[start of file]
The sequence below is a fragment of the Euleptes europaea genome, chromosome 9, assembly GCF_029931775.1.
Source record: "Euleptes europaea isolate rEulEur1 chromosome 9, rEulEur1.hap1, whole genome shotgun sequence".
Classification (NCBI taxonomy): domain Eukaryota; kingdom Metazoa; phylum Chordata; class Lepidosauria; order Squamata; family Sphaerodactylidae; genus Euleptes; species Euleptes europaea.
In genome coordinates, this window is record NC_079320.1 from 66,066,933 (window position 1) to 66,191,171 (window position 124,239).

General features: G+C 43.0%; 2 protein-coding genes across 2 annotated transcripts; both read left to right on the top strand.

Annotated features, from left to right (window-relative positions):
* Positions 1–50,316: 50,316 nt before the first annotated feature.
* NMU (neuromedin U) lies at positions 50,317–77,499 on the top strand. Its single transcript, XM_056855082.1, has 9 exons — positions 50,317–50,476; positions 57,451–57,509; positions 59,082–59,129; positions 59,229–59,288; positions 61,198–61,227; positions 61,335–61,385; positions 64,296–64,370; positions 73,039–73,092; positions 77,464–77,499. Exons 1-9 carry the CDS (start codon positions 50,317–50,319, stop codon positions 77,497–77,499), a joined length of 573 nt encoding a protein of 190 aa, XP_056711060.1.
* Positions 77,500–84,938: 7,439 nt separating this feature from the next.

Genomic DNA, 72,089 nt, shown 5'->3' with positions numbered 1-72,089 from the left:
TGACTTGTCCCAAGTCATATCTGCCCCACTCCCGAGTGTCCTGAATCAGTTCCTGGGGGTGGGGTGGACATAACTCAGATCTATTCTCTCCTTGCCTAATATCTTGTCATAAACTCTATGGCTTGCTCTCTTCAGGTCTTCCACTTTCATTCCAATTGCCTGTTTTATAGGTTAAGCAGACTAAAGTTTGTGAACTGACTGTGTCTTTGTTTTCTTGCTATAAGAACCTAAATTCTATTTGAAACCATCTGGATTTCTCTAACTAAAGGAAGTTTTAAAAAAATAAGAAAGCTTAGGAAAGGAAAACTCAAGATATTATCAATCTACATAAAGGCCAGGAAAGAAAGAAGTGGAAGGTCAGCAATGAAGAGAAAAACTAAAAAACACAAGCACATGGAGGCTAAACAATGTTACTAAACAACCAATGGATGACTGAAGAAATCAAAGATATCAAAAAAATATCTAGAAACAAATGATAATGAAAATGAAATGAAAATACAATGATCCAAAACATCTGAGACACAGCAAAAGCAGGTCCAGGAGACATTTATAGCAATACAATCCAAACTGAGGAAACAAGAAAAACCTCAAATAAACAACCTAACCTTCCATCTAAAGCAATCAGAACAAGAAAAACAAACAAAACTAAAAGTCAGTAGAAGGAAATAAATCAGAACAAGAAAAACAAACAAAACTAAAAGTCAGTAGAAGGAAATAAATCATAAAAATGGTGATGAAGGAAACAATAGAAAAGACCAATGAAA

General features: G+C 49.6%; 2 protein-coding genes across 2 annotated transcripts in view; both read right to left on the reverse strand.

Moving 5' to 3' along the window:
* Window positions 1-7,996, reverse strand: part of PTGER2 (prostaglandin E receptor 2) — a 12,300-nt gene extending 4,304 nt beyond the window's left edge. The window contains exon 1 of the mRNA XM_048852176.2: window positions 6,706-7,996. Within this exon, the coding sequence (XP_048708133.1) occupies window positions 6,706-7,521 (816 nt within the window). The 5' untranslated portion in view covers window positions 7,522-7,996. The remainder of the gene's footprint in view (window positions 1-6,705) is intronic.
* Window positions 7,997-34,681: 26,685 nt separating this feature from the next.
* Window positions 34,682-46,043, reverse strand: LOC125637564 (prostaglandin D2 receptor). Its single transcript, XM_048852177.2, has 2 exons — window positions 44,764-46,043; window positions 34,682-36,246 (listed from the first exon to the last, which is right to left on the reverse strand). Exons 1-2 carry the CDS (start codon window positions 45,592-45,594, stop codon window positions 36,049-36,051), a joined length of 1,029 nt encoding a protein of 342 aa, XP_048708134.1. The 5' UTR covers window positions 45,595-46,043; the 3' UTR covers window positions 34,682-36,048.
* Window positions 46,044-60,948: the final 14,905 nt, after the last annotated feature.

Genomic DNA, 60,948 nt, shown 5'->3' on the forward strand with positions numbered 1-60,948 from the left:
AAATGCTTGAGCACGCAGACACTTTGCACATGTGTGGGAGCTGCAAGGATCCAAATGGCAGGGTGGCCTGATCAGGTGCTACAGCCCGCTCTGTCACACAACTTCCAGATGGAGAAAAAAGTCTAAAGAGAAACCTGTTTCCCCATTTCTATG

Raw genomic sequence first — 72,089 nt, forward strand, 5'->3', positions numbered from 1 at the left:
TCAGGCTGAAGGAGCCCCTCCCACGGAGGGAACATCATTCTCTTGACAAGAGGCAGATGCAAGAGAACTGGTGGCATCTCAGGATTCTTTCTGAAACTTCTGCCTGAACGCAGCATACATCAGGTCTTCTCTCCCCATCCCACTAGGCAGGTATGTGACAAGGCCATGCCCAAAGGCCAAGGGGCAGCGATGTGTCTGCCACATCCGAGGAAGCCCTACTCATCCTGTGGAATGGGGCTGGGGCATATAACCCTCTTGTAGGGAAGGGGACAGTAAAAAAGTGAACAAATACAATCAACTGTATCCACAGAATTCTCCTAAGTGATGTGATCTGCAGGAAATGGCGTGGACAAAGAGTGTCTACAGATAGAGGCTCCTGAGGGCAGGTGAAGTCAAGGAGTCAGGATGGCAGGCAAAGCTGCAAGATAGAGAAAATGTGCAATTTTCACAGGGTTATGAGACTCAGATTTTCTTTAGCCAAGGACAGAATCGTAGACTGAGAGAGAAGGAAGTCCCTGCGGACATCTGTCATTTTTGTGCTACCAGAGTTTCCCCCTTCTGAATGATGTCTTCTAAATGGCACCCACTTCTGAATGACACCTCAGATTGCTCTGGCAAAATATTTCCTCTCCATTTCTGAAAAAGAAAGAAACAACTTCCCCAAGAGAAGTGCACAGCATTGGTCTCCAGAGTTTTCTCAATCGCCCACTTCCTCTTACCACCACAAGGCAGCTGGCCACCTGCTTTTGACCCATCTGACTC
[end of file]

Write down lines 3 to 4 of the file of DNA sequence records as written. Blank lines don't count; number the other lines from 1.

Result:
Classification (NCBI taxonomy): domain Eukaryota; kingdom Metazoa; phylum Chordata; class Lepidosauria; order Squamata; family Sphaerodactylidae; genus Euleptes; species Euleptes europaea.
In genome coordinates, this window is record NC_079320.1 from 66,066,933 (window position 1) to 66,191,171 (window position 124,239).